The organization we are highlighting today is the LCpl. John J. Van Gyzen Det. 1285 Marine Corps League. Herald News Intern Caitlin Westgate speaks with Commandant Bruce Aldrich about the Marine Corps League of Somerset.
Q: When was the Marine Corps League in Somerset started?
A: “It was started in 2007.”
Q: What was the motivation behind starting the organization?
A: “Well, I was in the Marines. I got out, and I really didn’t know any other Marines around other than a couple of people I had run into. I was curious about an organization where Marines could get together for camaraderie and talk about old times. I looked into it, and I found out that there was a Marine Corps League, but there was no detachment in my area. So, actually, the commandant of the Marine Corps League for Massachusetts recommended that if I could get 20 Marines together, we could start our own detachment. So, that’s what I did … Once I started putting the word out, it was very easy to find 20 Marines. I had more than that, more than enough to get a local detachment started.”
Q: Did community members take part in helping to develop your organization?
A: “Once we started having our first organization meetings, different guys stepped up to be the paymaster and adjutant and judge advocate, and they just stepped forward and said, you know, we have to start someplace, so I’ll volunteer to do this, and I’ll volunteer to do that until we get established. Then we can have regular elections every year. It was no problem getting people to help out.”
Q: What goals have you accomplished thus far?
A: “As far as the Marine Corps League, we’ve accomplished an awful lot. Since we started, we did Toys for Tots. We do Toys for Tots every year. I was in charge of Bristol County for a lot of years, but I finally gave it up. It was just getting too much for me. But when we were doing all of Bristol County, we were doing anywhere from 25,000 to 30,000 toys a year for Bristol County needy children.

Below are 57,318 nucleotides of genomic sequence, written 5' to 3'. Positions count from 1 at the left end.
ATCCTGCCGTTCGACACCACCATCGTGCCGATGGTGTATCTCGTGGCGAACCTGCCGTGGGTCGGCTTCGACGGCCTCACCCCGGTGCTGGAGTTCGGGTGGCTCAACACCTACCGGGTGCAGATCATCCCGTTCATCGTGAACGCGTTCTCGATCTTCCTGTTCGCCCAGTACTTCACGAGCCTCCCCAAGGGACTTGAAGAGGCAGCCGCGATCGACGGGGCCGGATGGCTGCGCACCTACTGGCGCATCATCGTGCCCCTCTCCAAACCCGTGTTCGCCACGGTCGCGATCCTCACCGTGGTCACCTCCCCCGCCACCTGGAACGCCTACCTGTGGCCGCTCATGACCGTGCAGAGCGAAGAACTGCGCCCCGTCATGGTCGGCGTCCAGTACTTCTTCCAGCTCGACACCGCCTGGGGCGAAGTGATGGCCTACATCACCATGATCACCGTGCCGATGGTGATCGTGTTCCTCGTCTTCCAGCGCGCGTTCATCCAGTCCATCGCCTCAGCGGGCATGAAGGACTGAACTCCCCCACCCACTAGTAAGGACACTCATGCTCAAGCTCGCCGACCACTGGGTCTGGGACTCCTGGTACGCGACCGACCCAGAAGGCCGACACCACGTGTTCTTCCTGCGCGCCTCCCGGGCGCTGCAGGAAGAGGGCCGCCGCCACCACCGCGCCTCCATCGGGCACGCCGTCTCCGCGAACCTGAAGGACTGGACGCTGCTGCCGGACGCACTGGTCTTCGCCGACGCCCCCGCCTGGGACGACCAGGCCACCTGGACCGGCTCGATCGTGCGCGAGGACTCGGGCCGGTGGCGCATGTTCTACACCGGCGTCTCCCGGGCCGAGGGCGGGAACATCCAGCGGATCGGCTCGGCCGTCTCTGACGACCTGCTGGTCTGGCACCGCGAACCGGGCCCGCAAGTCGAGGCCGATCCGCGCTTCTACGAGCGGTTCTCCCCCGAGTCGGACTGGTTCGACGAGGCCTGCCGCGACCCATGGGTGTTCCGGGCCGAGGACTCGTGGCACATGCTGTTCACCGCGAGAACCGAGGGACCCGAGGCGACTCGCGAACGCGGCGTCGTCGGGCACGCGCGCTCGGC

We send packages to troops in harm’s way. We’ve done over 3,000 packages that were shipped over there to the troops. We go to the VA Hospital in Brockton. In the wintertime, we do pizza parties. In the summertime, we go up there, do a hamburger/hot dog cookout.
We provide scholarships to four schools in the area: Dighton-Rehoboth, Swansea, Somerset and Fall River. We provide a $500 scholarship to a child of a veteran. They have to be related to a veteran. It could be a grandfather, grandmother, aunt, uncle, but they have to be related to a veteran.
We give out donations to Fisher House, Homes for Troops, and Marines Helping Marines. Every year we give out $500 in donations to those three organizations.
We do funerals for marines, and we do wakes. It doesn’t matter if they’re a member of the Marine Corps League. If they’re a Marine, we go to the cemetery and do the rifle volley, and we also have white doves that we release to make it a little special for the family. We’re very active.
The Marine Corps League maintains the Iwo Jima monument in Fall River. We started that four years ago. They built it … The kids had trashed it and vandalized it, so we got involved four years ago. We’ve got it back into great shape. The Marine Corps does maintenance down there, and twice a year we have the Memorial Day service there and Veterans Day service there that the Marine Corps League puts on.”
Q: Tell us about your March 5 Blood Drive?
A: “This is for a young man whose dream has always been to be an officer in the Marine Corps. What happened was, 9/11, when he was in school, his father was stationed in Hawaii, and the Marines were guarding his school. It made such an impression on him that he told his mother and father he wanted to become a marine when he was old enough. Well, he found out now as he started his sophomore year at Norwich University in Vermont that he had brain cancer. We brought him down to our headquarters, and we made him an honorary member of the Marine Corps League. We told the family we would do whatever we could to help them out in any way, so we decided to sponsor that blood drive on March 5 to help him out. He has to replenish the blood that they used when he was operated on. We’re doing all we can to make that a successful blood drive. They tried to do it at other places, and people wanted to charge him $200-$250 for the rental of the hall to have a blood drive for him. We told him there’s no way you’re going to pay. We’ll give you our hall, and we’ll do whatever we can to make sure we get it done.” The blood drive is being held Saturday, March 5 from 9:30 a.m. to 2:30 p.m. at the Marine Corps League headquarters, 265 High St., off School Street in the northern part of town.